Farm worker advocates have pushed for years for legalization to help protect workers from abuse and exploitation.
The new bill, Arturo Rodriguez, United Farm Workers president said, "grants freedom from fear to hundreds of thousands of the hardest-working, lowest-paid, tax-paying workers in America."
Copyright 2003 Houston Chronicle
Oct. 6, 2003, 7:48PM
The influence of immigrants in our politics
By HAROLD MEYERSON
"Being a foreigner, being an immigrant," Elia Kazan, the great Turkish-born, Anatolian Greek director who died last month, once mused. "I mean, I wasn't in the society. I was rebellious against it."
The irony, of course, is that Kazan virtually defined our national culture at the midpoint of the 20th century, directing such quintessentially American classics as Death of a Salesman and On the Waterfront. Which should hardly be surprising. The immigrant rebellion against American society that Kazan claimed to personify has been most typically a struggle against those who would keep immigrants at society's margins. From the Irish of the 1840s to the Latin Americans, Asians and Africans of today, the object of this least threatening of rebellions has been to secure the right to become an American -- to speak not only to the nation but for it.
That's certainly the goal of the roughly 500 immigrants who pulled into Washington this week on buses that brought them here from as far away as Seattle and Los Angeles. The Immigrant Workers Freedom Riders, as they call themselves, traveled across the country to dramatize their claim to full rights from the nation that they are helping to build.
This week, the bus riders will become citizen (and non-citizen) lobbyists on Capitol Hill. They want immigrants already working in the States to be able gain legal residency and a path toward citizenship and to be able to bring their spouses and children here as well.
Unlike their predecessors in the earlier great waves of immigration to the United States, huge numbers of the immigrants who've come here in the past 25 years have done so outside the law. The American economy beckoned them, but the polity -- as was not the case when the Irish, Italians, Germans and Russians came here -- has not. For the first time in American history, then, we have a huge immigrant population -- the 2000 Census says that 12.4 percent of the national work force is immigrant -- permanently consigned not even to second-class citizenship but no citizenship at all.
And yet, as these lobbyists make clear, a growing number of these non-citizen Americans are finding ways to openly influence public policy even if they can't vote. This week in California, as the recall contest comes down to its final day, the largest get-out-the-vote efforts to keep Gray Davis in office will have been waged by unions, the most active of which have predominantly immigrant memberships.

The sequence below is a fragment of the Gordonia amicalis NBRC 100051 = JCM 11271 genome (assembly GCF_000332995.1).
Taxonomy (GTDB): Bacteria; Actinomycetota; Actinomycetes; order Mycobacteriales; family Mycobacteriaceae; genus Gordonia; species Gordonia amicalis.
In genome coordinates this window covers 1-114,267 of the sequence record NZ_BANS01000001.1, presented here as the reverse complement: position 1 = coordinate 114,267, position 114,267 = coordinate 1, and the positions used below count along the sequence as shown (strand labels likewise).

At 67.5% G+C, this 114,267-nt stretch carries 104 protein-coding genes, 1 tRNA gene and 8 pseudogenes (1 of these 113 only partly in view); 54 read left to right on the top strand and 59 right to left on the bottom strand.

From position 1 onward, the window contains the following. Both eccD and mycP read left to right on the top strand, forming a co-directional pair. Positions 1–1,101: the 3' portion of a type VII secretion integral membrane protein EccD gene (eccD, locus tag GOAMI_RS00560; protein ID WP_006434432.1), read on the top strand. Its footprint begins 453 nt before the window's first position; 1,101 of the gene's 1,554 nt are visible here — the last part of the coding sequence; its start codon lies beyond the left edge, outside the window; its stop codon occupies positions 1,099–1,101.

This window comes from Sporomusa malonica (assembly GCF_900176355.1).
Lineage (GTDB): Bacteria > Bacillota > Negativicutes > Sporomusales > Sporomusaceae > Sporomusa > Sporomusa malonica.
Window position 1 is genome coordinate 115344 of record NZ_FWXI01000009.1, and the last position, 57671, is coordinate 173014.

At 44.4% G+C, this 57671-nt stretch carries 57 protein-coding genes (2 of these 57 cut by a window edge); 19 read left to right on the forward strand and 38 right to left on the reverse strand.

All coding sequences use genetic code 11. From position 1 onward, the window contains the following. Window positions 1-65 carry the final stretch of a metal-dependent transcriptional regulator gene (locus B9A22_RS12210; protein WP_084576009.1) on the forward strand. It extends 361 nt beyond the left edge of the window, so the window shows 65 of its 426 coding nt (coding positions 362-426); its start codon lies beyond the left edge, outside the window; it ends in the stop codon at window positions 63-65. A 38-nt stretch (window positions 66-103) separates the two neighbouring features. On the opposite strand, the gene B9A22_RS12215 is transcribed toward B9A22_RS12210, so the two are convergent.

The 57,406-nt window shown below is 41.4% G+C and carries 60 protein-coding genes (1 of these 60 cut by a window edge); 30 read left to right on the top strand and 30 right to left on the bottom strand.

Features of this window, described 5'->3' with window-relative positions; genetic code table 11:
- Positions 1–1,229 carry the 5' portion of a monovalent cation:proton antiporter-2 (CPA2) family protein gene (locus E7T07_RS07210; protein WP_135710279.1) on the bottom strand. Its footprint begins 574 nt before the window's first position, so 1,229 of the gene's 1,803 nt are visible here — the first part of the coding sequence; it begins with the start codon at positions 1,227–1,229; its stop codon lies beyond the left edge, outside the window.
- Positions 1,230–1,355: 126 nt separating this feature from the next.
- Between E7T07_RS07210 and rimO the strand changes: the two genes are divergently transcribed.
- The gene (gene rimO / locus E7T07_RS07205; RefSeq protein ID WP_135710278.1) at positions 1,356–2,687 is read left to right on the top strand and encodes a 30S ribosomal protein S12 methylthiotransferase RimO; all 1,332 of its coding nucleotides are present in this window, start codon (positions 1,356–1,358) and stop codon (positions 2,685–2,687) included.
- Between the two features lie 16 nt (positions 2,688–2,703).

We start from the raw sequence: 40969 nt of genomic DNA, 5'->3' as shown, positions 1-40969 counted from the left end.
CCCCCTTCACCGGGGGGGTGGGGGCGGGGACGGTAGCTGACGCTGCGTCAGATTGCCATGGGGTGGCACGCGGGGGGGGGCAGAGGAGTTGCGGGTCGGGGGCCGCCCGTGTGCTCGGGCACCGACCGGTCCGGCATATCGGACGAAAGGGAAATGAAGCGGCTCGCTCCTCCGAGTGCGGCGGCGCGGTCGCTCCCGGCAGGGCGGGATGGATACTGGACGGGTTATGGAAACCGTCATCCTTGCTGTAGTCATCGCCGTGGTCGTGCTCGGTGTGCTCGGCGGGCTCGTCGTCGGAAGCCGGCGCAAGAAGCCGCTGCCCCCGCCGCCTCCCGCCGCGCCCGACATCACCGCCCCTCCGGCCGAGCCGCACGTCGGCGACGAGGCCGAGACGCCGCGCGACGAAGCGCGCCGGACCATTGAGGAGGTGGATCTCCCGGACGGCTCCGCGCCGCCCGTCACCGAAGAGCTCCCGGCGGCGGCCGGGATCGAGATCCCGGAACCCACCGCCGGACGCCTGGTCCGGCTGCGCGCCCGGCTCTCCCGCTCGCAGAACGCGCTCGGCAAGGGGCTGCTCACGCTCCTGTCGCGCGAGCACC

In Los Angeles, the two most active unions during election season are invariably the janitors of the Service Employees International Union and the waiters and housekeepers of the Hotel and Restaurant Employees union. These two locals have played a major role in mobilizing the new immigrant voters who have moved Los Angeles and California to the left over the past decade.
At the moment, the campaign to turn out Latino immigrant voters seems one of the few aspects of the Davis campaign that's going well. Most recent polls have shown California Latinos almost evenly split on the recall, partly because some Latinos want to ax Davis as a way to elect Cruz Bustamante.
But there is a dramatic gap between longtime Latino citizens and more recently arrived immigrant Latino voters, most of whom have registered to vote only since 1994's Proposition 187 threatened to throw the children of the undocumented out of public schools. In polling released last week by a consortium of groups including the Pew Hispanic Center, 51 percent of English-speaking Latino voters wanted to recall Davis, while just 39 percent of Spanish speakers felt the same way. Other polling suggests this gap is far wider.
Much of this difference can be attributed to Davis' having signed legislation permitting undocumented immigrants to get driver's licenses. The massive campaign that some unions are waging among Spanish-language voters -- targeting 800,000 of them statewide -- accounts for this gap as well.
The votes of the Spanish-speaking, of course, are nowhere near enough to keep Davis in office, and in this election he may well lose more votes than he gains for having signed that driver's license bill. But as Pete Wilson can attest, and as Karl Rove fears, the Republicans can overplay their hand by campaigning against immigrants.
In the meantime, the transformation of California politics unleashed by the entry of immigrants into politics -- a transformation that an Arnold Schwarzenegger victory can delay but not deny -- is already responsible for enactment of the first paid family-leave program in the land and the likely enactment (if, as expected, Davis signs the bill this week) of mandated employer-financed health coverage. In this, California's new immigrants are following the path laid out by the immigrant activists of the last century, who provided much of the vision and support for the policies that became the core of the New Deal. Like their predecessors, they are not just pounding on the doors of American society but defining it for the better.
Meyerson is editor at large of the American Prospect and political editor of L.A. Weekly.
Copyright 2003 Houston Chronicle